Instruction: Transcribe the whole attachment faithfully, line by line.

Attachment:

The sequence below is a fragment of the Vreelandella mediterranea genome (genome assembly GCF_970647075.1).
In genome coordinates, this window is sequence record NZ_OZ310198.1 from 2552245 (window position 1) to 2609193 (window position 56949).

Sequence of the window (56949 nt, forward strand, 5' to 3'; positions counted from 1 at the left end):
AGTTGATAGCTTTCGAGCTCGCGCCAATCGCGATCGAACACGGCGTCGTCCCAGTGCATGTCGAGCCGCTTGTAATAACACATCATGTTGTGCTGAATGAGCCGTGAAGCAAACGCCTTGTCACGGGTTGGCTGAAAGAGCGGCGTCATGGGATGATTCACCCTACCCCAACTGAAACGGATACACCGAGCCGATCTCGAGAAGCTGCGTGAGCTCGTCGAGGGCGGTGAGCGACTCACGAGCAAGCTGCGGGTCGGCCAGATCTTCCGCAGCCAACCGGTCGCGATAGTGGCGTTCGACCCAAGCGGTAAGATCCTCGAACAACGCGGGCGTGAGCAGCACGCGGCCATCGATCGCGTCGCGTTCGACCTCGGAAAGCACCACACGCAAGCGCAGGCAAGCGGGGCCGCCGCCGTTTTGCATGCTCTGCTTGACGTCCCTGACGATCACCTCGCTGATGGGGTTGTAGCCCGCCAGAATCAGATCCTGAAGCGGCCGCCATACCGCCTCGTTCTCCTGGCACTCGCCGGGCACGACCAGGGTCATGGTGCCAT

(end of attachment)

The sequence below is a fragment of the Vreelandella mediterranea genome (genome assembly GCF_970647075.1).
In genome coordinates, this window is sequence record NZ_OZ310198.1 from 2552245 (window position 1) to 2609193 (window position 56949).

Sequence of the window (56949 nt, forward strand, 5' to 3'; positions counted from 1 at the left end):
AGTTGATAGCTTTCGAGCTCGCGCCAATCGCGATCGAACACGGCGTCGTCCCAGTGCATGTCGAGCCGCTTGTAATAACACATCATGTTGTGCTGAATGAGCCGTGAAGCAAACGCCTTGTCACGGGTTGGCTGAAAGAGCGGCGTCATGGGATGATTCACCCTACCCCAACTGAAACGGATACACCGAGCCGATCTCGAGAAGCTGCGTGAGCTCGTCGAGGGCGGTGAGCGACTCACGAGCAAGCTGCGGGTCGGCCAGATCTTCCGCAGCCAACCGGTCGCGATAGTGGCGTTCGACCCAAGCGGTAAGATCCTCGAACAACGCGGGCGTGAGCAGCACGCGGCCATCGATCGCGTCGCGTTCGACCTCGGAAAGCACCACACGCAAGCGCAGGCAAGCGGGGCCGCCGCCGTTTTGCATGCTCTGCTTGACGTCCCTGACGATCACCTCGCTGATGGGGTTGTAGCCCGCCAGAATCAGATCCTGAAGCGGCCGCCATACCGCCTCGTTCTCCTGGCACTCGCCGGGCACGACCAGGGTCATGGTGCCAT